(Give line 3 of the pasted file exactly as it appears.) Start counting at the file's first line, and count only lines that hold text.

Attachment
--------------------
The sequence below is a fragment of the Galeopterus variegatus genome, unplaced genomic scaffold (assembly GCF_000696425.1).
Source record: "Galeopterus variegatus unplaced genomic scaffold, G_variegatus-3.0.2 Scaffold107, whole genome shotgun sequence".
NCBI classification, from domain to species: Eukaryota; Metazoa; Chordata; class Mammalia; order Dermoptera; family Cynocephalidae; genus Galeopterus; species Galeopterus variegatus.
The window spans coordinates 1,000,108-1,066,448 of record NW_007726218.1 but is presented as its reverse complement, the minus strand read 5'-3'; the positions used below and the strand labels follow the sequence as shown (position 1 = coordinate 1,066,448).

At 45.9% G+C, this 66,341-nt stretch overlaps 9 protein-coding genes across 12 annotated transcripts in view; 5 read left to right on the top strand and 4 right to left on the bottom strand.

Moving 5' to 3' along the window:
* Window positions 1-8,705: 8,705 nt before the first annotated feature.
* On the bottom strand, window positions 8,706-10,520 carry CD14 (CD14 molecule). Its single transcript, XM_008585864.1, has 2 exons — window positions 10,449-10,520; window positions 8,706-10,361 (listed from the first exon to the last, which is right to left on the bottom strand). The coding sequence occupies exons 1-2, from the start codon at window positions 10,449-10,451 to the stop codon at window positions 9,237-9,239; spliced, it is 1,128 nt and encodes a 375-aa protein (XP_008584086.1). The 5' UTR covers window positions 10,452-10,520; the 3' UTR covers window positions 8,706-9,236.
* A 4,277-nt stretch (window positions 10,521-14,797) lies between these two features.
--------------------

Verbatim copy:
NCBI classification, from domain to species: Eukaryota; Metazoa; Chordata; class Mammalia; order Dermoptera; family Cynocephalidae; genus Galeopterus; species Galeopterus variegatus.